Even so, he came close to losing the ball on a hit by safety Jermaine Whitehead. He has tiny hands (8 1/4 inches at pro day), often a common denominator among fumblers.

If Davis overcomes his fumbling woes, he really should be able to help the Packers, provided he makes a timely adjustment to McCarthy’s offense. He has been described as a true pro and diligent worker and scored the NFL average of 19 on the Wonderlic intelligence test.

According to one executive, Davis hails from the same town in Texas (Missouri City) where Packers personnel executive Alonzo Highsmith resided for years.

“Alonzo knows this kid inside and out,” the scout said in 2013, which in turn might have emboldened the reticent Thompson to pull the trigger.

Davis’ 4.38 speed can’t match Green’s 4.28 pro-day clocking at Nebraska 18 years ago but was better than Grant’s 4.45. He’s not in the same league as Green other than the breakaway dimension.

“He can score from anywhere but he’s not going to be a quick start-and-stop guy,” one scout said. “With people around his feet he just kind of plods his way. He just doesn’t have that quick hit it and go.”

Davis is best running downhill from the I formation. Look for the Packers to do that with him against Chicago, but in the end, they’re a one-back team with a zone run game.

“His limitation in a zone scheme is getting his foot in the ground and getting up field,” the personnel man said. “He’s got to hit it instead of just thinking. He’s straight-line, definitely.”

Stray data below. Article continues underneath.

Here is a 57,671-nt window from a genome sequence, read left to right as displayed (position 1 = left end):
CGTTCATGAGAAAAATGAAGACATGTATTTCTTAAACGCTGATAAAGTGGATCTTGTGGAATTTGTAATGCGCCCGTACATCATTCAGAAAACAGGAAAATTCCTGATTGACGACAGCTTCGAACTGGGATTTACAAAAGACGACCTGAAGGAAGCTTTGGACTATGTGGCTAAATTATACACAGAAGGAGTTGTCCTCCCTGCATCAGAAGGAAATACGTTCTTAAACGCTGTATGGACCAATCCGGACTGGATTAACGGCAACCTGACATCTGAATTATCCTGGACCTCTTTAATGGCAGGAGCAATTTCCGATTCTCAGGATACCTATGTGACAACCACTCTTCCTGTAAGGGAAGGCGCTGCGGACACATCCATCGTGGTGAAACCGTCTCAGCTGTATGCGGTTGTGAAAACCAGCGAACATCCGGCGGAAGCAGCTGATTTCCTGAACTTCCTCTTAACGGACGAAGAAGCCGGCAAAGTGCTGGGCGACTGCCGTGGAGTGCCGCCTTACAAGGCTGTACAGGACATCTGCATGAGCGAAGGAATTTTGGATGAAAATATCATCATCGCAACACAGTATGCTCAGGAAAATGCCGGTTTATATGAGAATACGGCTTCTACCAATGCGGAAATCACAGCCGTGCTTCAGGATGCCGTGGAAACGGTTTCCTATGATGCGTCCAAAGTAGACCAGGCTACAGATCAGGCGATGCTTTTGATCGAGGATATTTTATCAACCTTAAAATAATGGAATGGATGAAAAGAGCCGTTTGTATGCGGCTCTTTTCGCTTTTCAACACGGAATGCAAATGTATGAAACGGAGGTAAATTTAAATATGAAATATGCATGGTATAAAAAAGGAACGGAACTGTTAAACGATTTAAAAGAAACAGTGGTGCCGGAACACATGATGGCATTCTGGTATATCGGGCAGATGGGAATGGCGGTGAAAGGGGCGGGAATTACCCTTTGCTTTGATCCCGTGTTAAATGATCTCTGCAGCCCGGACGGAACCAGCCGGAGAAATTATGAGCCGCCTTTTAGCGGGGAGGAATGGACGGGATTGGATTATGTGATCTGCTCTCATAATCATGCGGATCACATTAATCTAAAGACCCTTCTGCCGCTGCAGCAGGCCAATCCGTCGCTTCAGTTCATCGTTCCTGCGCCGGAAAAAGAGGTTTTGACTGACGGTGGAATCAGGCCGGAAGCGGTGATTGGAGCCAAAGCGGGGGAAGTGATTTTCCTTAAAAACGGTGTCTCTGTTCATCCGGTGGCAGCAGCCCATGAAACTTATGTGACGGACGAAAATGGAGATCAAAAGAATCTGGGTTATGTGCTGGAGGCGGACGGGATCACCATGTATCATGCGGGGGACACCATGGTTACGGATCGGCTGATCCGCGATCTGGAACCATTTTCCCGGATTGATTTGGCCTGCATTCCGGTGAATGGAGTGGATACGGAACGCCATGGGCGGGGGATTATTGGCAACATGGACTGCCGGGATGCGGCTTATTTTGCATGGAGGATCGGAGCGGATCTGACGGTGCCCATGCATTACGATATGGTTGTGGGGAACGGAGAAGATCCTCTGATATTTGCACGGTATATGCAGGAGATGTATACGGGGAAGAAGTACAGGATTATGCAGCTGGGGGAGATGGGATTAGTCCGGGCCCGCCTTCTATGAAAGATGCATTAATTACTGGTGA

Counting regular-season and playoff games, Davis’ career rushing average is 3.4. It was an even more trifling 3.3 in 97 exhibition carries.

His hands, once a weakness, have become OK over time. He’s adequate in pass protection, too.

“He’s close to Starks,” said another scout. “Davis will hit a home run, but consistency picking and sliding inside is not his game. If you’re banking on either one of them, you’re going to be disappointed.”

Davis opened a wild-card playoff game in Houston last season with a 106-yard kickoff return, the third touchdown of his career. His career average of 28.4 surpasses the Packers’ career mark of 28.2 held by Dave Hampton.

The Chiefs were able to part with Davis because Jamaal Charles is back, Charcandrick West is another capable darter and Spencer Ware is a more physical pounder.

His new coaches and teammates in Green Bay should feel fortunate Davis was available and that their general manager, at long last, made a move.